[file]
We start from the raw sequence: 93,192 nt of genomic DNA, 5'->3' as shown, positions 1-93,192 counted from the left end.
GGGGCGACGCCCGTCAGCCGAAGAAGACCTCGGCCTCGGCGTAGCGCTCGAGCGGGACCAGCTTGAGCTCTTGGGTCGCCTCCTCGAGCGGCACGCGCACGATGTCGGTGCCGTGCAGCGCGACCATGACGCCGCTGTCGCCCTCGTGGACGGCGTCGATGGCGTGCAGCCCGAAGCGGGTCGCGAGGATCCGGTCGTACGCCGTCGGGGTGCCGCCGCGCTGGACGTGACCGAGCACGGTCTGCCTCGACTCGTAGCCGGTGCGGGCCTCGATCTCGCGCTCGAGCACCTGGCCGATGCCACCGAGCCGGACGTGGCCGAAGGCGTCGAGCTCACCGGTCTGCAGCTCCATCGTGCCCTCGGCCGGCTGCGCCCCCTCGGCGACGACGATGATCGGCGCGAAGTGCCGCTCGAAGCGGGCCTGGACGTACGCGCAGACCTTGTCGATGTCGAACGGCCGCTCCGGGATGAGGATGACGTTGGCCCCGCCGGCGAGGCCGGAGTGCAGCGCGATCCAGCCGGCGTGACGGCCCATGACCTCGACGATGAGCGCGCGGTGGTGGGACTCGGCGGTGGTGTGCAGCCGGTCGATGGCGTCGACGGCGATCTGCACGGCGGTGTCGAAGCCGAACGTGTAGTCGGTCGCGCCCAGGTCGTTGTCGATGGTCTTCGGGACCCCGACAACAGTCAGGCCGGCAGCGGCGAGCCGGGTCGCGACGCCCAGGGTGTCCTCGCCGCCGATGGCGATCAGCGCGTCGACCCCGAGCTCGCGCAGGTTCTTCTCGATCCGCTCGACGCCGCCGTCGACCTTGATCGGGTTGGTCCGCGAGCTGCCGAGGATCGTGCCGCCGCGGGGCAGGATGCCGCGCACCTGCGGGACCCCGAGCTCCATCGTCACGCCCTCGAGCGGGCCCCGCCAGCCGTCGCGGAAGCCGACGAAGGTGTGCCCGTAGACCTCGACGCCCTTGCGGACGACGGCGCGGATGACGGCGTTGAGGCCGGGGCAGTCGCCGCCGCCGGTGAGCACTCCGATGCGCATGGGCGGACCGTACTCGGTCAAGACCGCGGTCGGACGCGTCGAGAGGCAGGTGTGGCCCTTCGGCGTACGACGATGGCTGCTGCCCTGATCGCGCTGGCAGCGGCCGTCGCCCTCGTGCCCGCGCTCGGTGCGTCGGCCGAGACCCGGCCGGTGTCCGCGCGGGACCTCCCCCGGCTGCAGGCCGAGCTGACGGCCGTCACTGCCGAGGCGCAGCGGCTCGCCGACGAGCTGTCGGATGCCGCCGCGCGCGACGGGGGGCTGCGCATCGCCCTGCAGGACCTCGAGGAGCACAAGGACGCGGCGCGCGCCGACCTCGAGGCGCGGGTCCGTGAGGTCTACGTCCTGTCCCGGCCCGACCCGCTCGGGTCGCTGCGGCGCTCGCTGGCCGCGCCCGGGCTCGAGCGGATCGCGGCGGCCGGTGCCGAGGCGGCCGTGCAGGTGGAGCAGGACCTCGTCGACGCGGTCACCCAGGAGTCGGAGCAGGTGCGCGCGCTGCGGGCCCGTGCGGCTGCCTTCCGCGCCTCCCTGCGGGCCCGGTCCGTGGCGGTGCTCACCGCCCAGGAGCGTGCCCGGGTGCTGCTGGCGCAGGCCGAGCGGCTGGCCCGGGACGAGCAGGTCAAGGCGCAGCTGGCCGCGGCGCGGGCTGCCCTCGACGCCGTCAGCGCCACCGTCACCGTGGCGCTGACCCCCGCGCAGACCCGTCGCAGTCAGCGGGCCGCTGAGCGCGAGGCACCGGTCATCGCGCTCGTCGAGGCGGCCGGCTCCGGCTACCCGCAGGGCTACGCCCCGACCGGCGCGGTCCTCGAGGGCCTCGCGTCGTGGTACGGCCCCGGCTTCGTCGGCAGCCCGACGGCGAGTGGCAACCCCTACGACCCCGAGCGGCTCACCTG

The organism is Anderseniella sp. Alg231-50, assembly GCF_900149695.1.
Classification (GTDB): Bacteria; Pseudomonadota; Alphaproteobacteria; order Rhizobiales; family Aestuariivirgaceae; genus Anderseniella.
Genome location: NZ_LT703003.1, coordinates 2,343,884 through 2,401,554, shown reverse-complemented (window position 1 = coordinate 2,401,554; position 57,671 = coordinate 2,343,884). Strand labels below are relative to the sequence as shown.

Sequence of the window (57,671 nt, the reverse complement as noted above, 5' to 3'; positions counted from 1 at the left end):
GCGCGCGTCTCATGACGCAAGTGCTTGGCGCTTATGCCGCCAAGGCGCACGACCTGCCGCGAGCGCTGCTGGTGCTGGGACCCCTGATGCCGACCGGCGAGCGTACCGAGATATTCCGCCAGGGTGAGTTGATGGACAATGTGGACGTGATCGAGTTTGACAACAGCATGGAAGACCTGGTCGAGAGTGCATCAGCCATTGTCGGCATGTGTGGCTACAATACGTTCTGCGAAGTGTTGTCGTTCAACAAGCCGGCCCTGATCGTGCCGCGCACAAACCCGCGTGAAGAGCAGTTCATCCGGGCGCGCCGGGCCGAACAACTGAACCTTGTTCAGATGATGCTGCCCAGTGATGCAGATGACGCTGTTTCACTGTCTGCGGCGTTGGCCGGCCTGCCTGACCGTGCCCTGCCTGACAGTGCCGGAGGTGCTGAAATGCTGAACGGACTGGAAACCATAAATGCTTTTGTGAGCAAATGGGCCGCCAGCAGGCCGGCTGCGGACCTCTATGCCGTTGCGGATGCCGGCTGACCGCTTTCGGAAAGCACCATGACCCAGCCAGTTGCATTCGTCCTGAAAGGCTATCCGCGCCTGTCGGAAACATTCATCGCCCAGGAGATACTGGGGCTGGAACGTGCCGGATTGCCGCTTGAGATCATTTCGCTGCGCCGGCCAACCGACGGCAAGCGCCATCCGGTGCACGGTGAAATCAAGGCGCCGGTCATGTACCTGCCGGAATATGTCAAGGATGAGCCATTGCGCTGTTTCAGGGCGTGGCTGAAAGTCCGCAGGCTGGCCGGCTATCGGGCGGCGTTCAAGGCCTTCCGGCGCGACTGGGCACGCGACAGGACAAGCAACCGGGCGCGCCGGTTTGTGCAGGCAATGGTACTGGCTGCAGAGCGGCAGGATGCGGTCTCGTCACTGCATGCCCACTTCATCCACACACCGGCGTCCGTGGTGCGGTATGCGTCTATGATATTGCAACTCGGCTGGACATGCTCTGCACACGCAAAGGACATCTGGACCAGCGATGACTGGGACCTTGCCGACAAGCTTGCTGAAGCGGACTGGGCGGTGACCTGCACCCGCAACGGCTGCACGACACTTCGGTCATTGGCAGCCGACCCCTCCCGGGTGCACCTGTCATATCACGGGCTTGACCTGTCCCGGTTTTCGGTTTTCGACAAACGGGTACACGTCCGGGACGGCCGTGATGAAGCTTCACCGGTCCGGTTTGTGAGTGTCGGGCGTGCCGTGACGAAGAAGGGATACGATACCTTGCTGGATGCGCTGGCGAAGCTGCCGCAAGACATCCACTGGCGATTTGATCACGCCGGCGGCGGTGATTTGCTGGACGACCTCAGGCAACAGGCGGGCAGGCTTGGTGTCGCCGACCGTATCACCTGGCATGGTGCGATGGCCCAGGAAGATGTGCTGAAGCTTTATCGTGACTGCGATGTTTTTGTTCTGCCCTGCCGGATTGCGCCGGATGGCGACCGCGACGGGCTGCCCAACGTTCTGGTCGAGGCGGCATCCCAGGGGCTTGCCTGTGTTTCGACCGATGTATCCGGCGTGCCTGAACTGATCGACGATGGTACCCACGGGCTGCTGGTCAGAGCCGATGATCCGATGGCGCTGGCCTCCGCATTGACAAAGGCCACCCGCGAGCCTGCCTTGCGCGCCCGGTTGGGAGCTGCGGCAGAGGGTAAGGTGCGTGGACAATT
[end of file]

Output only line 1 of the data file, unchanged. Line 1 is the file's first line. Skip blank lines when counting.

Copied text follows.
We start from the raw sequence: 93,192 nt of genomic DNA, 5'->3' as shown, positions 1-93,192 counted from the left end.